Parts of this report is from the New York Times by Michiko Kakutani publiched on November 3rd, 2010 called 'In Bush Memoir, Policy Interests With Personality' and reflects the views of the author of this blog.
In a serious attempt to criticize the book "Decision Points" in a good light, I have come to the conclusion that it is almost impossible due to the light of history and what is shared in the book by the previous Republican President to be able to give George W. any high marks for the works called his 'memoir'. It is nothing more than a dogged work of reminiscence by an author not naturally given to introspection. The memoir lacks the emotional precision and evocative power of his wife Laura's book, "Spoken From the Heart," that was published in 2007. After reading George Bush's memoirs, there are some touchy private moments with him and his family, but at the end, you will understand that this is not a book about George W's heart. The tone of the book is more casual than any past 'memoir of ANY U.S. President. It starts out with what you might consider an evangelical, 12-step confession, for example "Could I continue to grow closer to the Almighty or was alcohol becoming by god?", not to sidestep away from the off-color jokes. He portrays himself as a regular guy.
Along the way Mr. Bush acknowledges various mistakes. On his administration’s handling of Hurricane Katrina he says, “As leader of the federal government, I should have recognized the deficiencies sooner and intervened faster.” On Iraq he says he regrets that “we did not respond more quickly or aggressively when the security situation started to deteriorate after Saddam’s regime fell,” that “cutting troop levels too quickly was the most important failure of execution in the war,” and that he still has “a sickening feeling every time” he thinks about the failure to find weapons of mass destruction in Iraq.
Still, he insists that “removing Saddam from power was the right decision”: “for all the difficulties that followed, America is safer without a homicidal dictator pursuing WMD and supporting terror at the heart of the Middle East.”
In the course of this book Mr. Bush hops and skips over many serious issues raised by critics, including the cherry-picking of intelligence by administration hawks in the walk up to the invasion of Iraq; the push for aggrandized executive power by the White House in the war on terror; and the ignoring of advice from the military and the State Department on troop levels and postwar planning.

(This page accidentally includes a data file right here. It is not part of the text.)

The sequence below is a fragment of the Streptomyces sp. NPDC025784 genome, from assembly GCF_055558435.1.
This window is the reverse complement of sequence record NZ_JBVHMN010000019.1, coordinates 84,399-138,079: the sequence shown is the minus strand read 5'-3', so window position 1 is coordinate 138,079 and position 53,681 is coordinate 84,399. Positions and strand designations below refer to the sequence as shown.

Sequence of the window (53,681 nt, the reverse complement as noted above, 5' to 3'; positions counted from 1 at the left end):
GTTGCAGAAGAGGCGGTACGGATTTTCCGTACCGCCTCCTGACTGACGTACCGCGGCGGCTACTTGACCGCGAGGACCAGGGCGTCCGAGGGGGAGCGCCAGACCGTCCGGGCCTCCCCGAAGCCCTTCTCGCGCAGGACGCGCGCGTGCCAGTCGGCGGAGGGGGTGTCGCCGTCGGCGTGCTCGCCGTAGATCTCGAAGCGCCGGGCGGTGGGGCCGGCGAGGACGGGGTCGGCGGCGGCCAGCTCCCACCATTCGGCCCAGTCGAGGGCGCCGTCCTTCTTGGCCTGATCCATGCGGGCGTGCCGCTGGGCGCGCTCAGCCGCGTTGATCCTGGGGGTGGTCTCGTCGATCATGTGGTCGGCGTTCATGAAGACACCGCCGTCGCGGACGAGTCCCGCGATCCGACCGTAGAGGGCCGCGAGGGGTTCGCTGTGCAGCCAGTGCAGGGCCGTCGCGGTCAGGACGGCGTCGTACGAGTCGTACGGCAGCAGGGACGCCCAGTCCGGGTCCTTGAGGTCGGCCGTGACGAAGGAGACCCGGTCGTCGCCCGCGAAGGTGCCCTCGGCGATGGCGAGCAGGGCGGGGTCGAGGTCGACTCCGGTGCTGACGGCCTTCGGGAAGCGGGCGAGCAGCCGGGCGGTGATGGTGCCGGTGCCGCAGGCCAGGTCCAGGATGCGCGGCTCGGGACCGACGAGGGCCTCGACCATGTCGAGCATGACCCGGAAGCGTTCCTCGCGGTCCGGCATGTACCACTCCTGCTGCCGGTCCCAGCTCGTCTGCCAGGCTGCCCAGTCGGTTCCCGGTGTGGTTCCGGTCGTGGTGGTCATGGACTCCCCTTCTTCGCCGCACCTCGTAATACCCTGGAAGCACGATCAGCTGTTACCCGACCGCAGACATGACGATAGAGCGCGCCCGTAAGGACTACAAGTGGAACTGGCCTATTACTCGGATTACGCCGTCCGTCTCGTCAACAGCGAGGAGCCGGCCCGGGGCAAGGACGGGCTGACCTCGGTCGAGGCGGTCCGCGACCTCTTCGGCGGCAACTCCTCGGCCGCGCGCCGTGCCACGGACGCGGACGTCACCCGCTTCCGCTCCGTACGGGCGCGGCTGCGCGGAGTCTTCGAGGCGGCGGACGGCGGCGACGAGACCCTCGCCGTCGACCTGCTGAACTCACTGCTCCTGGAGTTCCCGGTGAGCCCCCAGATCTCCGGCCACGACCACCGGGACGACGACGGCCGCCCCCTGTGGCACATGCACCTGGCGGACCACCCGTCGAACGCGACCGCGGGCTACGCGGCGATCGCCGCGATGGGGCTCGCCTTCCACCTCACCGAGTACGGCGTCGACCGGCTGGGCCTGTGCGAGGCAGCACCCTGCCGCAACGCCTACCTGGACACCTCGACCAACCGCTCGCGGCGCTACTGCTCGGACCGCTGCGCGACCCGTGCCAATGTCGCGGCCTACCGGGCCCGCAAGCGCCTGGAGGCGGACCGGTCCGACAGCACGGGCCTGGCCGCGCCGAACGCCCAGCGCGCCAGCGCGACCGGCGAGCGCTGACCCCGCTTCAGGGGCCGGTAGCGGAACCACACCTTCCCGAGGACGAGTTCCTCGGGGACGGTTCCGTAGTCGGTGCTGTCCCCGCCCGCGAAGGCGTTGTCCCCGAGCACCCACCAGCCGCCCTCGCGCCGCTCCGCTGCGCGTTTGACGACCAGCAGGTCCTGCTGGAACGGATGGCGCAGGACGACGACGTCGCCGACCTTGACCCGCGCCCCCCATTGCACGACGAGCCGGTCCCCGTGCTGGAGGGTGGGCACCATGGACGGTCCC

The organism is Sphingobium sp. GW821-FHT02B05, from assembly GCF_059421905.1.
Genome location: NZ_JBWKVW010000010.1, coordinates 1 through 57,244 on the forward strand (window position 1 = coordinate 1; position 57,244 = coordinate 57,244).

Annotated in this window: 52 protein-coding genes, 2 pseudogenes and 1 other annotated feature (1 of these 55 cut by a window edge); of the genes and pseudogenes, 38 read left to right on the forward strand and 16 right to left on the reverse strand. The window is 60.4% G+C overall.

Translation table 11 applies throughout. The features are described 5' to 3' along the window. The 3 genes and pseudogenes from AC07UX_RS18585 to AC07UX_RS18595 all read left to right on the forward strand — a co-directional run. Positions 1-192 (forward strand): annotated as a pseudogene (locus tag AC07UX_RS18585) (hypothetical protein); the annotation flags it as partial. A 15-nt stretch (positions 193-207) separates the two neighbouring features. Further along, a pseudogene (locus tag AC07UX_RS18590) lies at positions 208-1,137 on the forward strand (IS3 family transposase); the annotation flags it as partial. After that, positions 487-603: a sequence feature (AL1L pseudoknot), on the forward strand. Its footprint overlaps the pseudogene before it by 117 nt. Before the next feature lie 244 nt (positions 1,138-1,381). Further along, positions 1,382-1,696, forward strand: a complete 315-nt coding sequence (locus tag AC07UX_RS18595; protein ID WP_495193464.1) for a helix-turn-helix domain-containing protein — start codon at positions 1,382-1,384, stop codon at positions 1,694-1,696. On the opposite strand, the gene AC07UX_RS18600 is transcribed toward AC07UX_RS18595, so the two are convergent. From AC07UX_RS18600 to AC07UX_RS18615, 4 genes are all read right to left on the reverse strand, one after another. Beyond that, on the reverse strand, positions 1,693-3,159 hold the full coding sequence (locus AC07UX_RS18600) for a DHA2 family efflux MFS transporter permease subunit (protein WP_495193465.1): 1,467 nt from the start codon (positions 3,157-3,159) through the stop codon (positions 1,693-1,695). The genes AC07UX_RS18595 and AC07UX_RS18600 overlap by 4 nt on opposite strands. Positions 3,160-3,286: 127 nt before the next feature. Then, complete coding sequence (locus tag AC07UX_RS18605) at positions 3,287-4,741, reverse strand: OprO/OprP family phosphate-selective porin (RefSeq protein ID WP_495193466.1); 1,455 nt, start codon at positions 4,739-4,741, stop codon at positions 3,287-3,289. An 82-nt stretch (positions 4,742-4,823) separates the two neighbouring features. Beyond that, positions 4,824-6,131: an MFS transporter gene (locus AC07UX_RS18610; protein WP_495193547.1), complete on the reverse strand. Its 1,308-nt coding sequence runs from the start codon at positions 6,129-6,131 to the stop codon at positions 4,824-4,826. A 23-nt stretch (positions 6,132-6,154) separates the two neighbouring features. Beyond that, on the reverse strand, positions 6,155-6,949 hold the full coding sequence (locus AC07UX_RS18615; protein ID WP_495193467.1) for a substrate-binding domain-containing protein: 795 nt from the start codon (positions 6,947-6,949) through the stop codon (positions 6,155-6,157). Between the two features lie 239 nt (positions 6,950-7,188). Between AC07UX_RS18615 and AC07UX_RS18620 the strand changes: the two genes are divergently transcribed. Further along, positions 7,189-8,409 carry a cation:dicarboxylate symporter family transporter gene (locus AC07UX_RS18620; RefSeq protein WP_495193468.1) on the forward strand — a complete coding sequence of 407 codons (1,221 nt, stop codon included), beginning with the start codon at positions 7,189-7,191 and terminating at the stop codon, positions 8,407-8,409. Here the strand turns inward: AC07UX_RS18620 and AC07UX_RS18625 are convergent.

The former president does not address the role that the decision to divert resources to the war in Iraq played in the resurgence of the Taliban in Afghanistan, instead arguing that “the multilateral approach to rebuilding, hailed by so many in the international community, was failing.” He tries to play down the problems of Guantánamo Bay, writing that detainees were given “a personal copy of the Koran” and access to a library among whose popular offerings was “an Arabic translation of ‘Harry Potter.’ ” And he asserts that “had I not authorized water-boarding on senior al Qaeda leaders, I would have had to accept a greater risk that the country would be attacked.”
In summation, after reading the book, I was saddened to realize that this man actually was our 43rd President, after knowing what I've learned not by just reading his memoir, but by coming in contact with so many other news articles. What was this man thinking during his two terms in office? What was the country thinking allowing this man to wage wars, and demonstrate his own forms of terrorism to the international community. Wake up people. This man IS responsible for thousands of American deaths, and hundreds of thousands of Iraqi deaths.
George W. vowed to topple terrorism. Was he successful? Absolutely not, yet he takes credit for not allowing terrorists to attack the United States since 911. Is he taking the blame for all the American deaths during his watch? But he fails to realize that it was because of his lack of listening to his own intelligence agencies, that this country was attacted on 911 and thousands of people were innocently killed on American soil. And then, why attack Iraq, and spend people lives in a war to topple a dictator named Sadaam Hussein because you have strong proof that he had weapons of mass distruction. Why not go after the man known to be in Afghanistan named Osama bin Laden, who is the number 1 terrorist and responsible for the 911 attacks? What was Bush thinking? We are gridlocked in a war in Iraq, with a U.S. President who vowes to leave Iraq soon and now is taking the heat for George W.'s mistakes.